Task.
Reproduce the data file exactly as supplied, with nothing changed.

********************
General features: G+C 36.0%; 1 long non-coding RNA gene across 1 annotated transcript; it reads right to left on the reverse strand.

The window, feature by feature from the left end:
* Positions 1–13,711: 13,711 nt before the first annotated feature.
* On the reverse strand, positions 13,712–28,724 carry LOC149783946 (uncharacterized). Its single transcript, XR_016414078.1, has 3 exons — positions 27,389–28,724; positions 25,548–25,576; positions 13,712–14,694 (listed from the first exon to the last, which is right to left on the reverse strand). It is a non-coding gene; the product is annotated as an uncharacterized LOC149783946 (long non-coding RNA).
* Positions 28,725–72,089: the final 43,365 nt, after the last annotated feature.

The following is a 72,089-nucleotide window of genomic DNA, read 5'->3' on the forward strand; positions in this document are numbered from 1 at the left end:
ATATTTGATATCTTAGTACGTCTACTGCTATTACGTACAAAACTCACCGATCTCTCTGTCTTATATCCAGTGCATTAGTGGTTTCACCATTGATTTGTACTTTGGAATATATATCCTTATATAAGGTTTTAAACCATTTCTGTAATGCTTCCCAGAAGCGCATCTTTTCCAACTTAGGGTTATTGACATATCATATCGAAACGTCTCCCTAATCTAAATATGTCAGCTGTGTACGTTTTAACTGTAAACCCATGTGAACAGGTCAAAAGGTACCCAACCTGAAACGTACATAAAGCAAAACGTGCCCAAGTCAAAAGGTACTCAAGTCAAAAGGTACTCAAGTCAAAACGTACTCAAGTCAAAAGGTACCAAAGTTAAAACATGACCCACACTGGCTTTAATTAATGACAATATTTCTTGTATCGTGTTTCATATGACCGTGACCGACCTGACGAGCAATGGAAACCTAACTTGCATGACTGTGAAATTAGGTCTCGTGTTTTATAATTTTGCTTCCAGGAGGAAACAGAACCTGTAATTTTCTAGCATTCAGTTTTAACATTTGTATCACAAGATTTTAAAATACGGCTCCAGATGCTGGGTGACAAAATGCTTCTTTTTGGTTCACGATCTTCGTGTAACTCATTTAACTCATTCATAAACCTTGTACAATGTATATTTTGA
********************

General features: G+C 36.0%; 1 long non-coding RNA gene across 1 annotated transcript; it reads right to left on the reverse strand.

The window, feature by feature from the left end:
* Positions 1–13,711: 13,711 nt before the first annotated feature.
* On the reverse strand, positions 13,712–28,724 carry LOC149783946 (uncharacterized). Its single transcript, XR_016414078.1, has 3 exons — positions 27,389–28,724; positions 25,548–25,576; positions 13,712–14,694 (listed from the first exon to the last, which is right to left on the reverse strand). It is a non-coding gene; the product is annotated as an uncharacterized LOC149783946 (long non-coding RNA).
* Positions 28,725–72,089: the final 43,365 nt, after the last annotated feature.

The following is a 72,089-nucleotide window of genomic DNA, read 5'->3' on the forward strand; positions in this document are numbered from 1 at the left end:
ATATTTGATATCTTAGTACGTCTACTGCTATTACGTACAAAACTCACCGATCTCTCTGTCTTATATCCAGTGCATTAGTGGTTTCACCATTGATTTGTACTTTGGAATATATATCCTTATATAAGGTTTTAAACCATTTCTGTAATGCTTCCCAGAAGCGCATCTTTTCCAACTTAGGGTTATTGACATATCATATCGAAACGTCTCCCTAATCTAAATATGTCAGCTGTGTACGTTTTAACTGTAAACCCATGTGAACAGGTCAAAAGGTACCCAACCTGAAACGTACATAAAGCAAAACGTGCCCAAGTCAAAAGGTACTCAAGTCAAAAGGTACTCAAGTCAAAACGTACTCAAGTCAAAAGGTACCAAAGTTAAAACATGACCCACACTGGCTTTAATTAATGACAATATTTCTTGTATCGTGTTTCATATGACCGTGACCGACCTGACGAGCAATGGAAACCTAACTTGCATGACTGTGAAATTAGGTCTCGTGTTTTATAATTTTGCTTCCAGGAGGAAACAGAACCTGTAATTTTCTAGCATTCAGTTTTAACATTTGTATCACAAGATTTTAAAATACGGCTCCAGATGCTGGGTGACAAAATGCTTCTTTTTGGTTCACGATCTTCGTGTAACTCATTTAACTCATTCATAAACCTTGTACAATGTATATTTTGA